How to give excluded young people a sporting chance in life?
14th June 2023
Blog by Dr Tracey Leghorn, Chief Business Services Officer at SUEZ recycling and recovery UK.
It is over a decade since the term NEET entered the mainstream. Following the financial crash in 2008, the number of young people not in education, employment or training rose sharply, and peaked in July-September 2011. Then, 16.9% of 16-24-year-olds were NEET – or 1.25 million people.
Policymakers, politicians and the media were, rightly, exercised at this loss of human capital and the implications for so many young lives. Thankfully, the NEET numbers have been falling since then, though the coronavirus pandemic halted that trend as lockdowns hit youth employment harder.
This may have just been a blip. The latest figures I can find, for January-March 2021, show 728,000 people in this group – 10.6% of 16-24-year-olds. This was a fall of 69,000 from the previous quarter and 54,000 fewer than the year before.
Overall, 44% of these young people were unemployed, while the remaining 56% were not working, seeking or available for work (economically inactive). This doesn’t seem right in an economy hampered by low productivity, and with many sectors struggling with labour and skills shortages. When you think of the personal consequences and wasted opportunities behind these statistics it seems even more wrong-headed and unjust.
Studies have shown that time spent as a NEET can have a detrimental effect on physical and mental health. And that impact can be prolonged through long-term unemployment, low wages, or low quality of work later on in life. People and society pay the price of this waste of human talent and potential.
As a company, we have joined in Government initiatives to tackle the NEET problem, such as the Kickstart scheme and apprenticeships levy. We have also launched various of our own schemes and joined forces with business and other groups trying to make a difference.
SUEZ recycling and recovery UK in the South East has now teamed up with The Harlequins Foundation, the Clubs charitable arm to launch a new employability programme to support young NEET people. Our Resourcing Manager Claire Townsend – who is focussing our efforts to promote social mobility – is leading this initiative. The aim is to help young people develop their personal and social skills, improve their job prospects, and move towards sustained education, training or employment.
Each year, for the next two years, we will support four groups of young people who will spend four weeks on the programme. The first week is at The Stoop – the rugby stadium across the road from Twickenham in London – where the group works with tutors from The Harlequins Foundation.
Then there is a two-week rotation with SUEZ around the different departments that make up the business. During this time they get a taste of various operations and activities from weighbridges to transport, and recycling to administration through job shadowing. Back at The Stoop for the final week, they have time to process everything they’ve learnt and – if they want to – prepare for a guaranteed job interview with our company. Three young people were previously offered permanent employment with SUEZ as a direct result of this, and there are several opportunities on offer at SUEZ this year for the next round of cohorts if they wish to pursue careers with the company following their work experience.
The Harlequins Foundation element focusses on developing Essential Skills such as listening, communicating, staying positive and aiming high. It provides positive role models ready to listen to these young people, treating them with respect and supporting them through tough times.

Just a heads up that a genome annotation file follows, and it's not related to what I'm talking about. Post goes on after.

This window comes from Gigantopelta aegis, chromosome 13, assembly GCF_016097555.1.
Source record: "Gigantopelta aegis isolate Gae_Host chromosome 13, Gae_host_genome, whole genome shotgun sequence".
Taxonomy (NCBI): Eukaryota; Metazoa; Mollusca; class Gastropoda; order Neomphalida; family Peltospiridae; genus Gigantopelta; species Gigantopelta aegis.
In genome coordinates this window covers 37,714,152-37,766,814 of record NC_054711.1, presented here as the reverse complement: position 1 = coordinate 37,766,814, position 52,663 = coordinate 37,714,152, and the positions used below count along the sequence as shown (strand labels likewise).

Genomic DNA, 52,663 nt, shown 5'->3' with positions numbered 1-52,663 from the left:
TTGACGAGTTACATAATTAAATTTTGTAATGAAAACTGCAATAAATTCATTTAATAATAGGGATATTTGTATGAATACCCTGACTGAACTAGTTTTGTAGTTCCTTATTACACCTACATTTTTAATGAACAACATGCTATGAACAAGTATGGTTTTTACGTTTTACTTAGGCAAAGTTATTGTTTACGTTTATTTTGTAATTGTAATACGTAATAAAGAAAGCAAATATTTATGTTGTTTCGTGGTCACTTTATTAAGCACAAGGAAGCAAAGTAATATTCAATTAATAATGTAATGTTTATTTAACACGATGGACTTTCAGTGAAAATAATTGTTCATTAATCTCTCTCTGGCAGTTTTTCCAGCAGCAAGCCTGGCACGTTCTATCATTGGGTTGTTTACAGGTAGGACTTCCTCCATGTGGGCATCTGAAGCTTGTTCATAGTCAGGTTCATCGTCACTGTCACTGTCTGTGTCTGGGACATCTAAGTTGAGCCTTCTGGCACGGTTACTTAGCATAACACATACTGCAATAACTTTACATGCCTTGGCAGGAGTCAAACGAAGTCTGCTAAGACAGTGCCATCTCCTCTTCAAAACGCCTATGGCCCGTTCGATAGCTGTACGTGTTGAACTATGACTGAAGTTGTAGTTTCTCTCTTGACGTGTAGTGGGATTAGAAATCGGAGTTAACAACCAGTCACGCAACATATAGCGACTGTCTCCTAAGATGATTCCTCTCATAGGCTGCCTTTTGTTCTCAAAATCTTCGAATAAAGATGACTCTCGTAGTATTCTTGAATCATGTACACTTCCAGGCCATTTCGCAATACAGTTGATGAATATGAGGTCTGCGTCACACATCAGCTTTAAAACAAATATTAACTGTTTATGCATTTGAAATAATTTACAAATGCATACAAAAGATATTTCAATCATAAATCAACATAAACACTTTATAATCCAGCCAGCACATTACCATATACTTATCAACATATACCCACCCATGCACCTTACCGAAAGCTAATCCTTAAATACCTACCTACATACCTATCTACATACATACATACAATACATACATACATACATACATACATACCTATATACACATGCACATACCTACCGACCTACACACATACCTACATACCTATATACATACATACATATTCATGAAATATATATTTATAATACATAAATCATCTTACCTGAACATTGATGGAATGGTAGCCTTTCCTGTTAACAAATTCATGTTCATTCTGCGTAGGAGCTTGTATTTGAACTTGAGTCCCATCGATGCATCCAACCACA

Young people can sign up to this new programme in a number of ways, either by referral from the Local Authority, through the job centre or directly through The Harlequins Foundation.
In addition to this employability programme, The Harlequins Foundation also delivers an education programme called Hitz that works with disengaged and socially excluded young people who have struggled in mainstream education. The team at The Foundation work with these young people, who study at The Stoop (home of Harlequins), to gain qualifications such as Maths, English and Sports Coaching. Part of this programme now includes all students taking part in the rotation at SUEZ, giving them real life work experience and an opportunity to develop their Essential Skills.
The Harlequins Foundation can point to many young people who have turned their lives around. Omar Mohammed is one example. After a hesitant start, he overcame his reluctance to study and developed strong relationships with the team. During a work placement with SUEZ, Omar’s curiosity and engagement became increasingly apparent.
Commenting on this work experience Omar says: ‘‘I found the experience interesting and an excellent opportunity to put the experience on my CV and LinkedIn. I was able to build relationships with the Regional Manager who gave me good advice on the best roles for me in the future.’’
Tom Jones, our Regional Manager, was also impressed, and we were happy to offer Omar a job as a site operative. Having lost all interest in education prior to enrolling on the Hitz programme, Omar is working towards BTEC qualifications in Sport and Active Leisure as well as Maths and English GCSEs. And for the first time, he is also pondering going to university as well as a new job with SUEZ and the associated training and development opportunities.
Omar’s outlook is broader as well as brighter, because he realised that he had the capacity to learn, train and/or work in a company that is passionate about the environment and community, and about developing their people.
We are thrilled about our ongoing partnerships with The Harlequins Foundation and look forward to working with them to help more young people on their path to fulfilling careers and lives.Tweet